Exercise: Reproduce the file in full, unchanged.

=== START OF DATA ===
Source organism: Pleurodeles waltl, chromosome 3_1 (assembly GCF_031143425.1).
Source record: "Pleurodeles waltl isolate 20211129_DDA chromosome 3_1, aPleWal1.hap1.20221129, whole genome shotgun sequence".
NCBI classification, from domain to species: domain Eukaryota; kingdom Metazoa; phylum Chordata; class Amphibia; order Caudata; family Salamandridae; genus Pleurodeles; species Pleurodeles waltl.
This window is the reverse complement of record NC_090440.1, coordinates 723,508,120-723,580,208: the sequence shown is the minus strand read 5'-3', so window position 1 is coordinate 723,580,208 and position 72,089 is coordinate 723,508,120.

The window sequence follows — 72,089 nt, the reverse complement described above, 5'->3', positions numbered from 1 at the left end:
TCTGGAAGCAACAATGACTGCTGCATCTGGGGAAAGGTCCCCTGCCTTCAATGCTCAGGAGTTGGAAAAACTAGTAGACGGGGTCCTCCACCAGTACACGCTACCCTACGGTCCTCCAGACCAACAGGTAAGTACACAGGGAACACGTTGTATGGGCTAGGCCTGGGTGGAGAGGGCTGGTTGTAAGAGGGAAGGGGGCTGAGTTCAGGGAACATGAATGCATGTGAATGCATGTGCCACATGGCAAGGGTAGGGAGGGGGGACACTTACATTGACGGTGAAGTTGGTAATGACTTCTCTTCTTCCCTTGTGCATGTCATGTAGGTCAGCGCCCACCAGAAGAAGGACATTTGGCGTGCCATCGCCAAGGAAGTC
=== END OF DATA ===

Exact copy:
Source organism: Pleurodeles waltl, chromosome 3_1 (assembly GCF_031143425.1).
Source record: "Pleurodeles waltl isolate 20211129_DDA chromosome 3_1, aPleWal1.hap1.20221129, whole genome shotgun sequence".
NCBI classification, from domain to species: domain Eukaryota; kingdom Metazoa; phylum Chordata; class Amphibia; order Caudata; family Salamandridae; genus Pleurodeles; species Pleurodeles waltl.
This window is the reverse complement of record NC_090440.1, coordinates 723,508,120-723,580,208: the sequence shown is the minus strand read 5'-3', so window position 1 is coordinate 723,580,208 and position 72,089 is coordinate 723,508,120.

The window sequence follows — 72,089 nt, the reverse complement described above, 5'->3', positions numbered from 1 at the left end:
TCTGGAAGCAACAATGACTGCTGCATCTGGGGAAAGGTCCCCTGCCTTCAATGCTCAGGAGTTGGAAAAACTAGTAGACGGGGTCCTCCACCAGTACACGCTACCCTACGGTCCTCCAGACCAACAGGTAAGTACACAGGGAACACGTTGTATGGGCTAGGCCTGGGTGGAGAGGGCTGGTTGTAAGAGGGAAGGGGGCTGAGTTCAGGGAACATGAATGCATGTGAATGCATGTGCCACATGGCAAGGGTAGGGAGGGGGGACACTTACATTGACGGTGAAGTTGGTAATGACTTCTCTTCTTCCCTTGTGCATGTCATGTAGGTCAGCGCCCACCAGAAGAAGGACATTTGGCGTGCCATCGCCAAGGAAGTC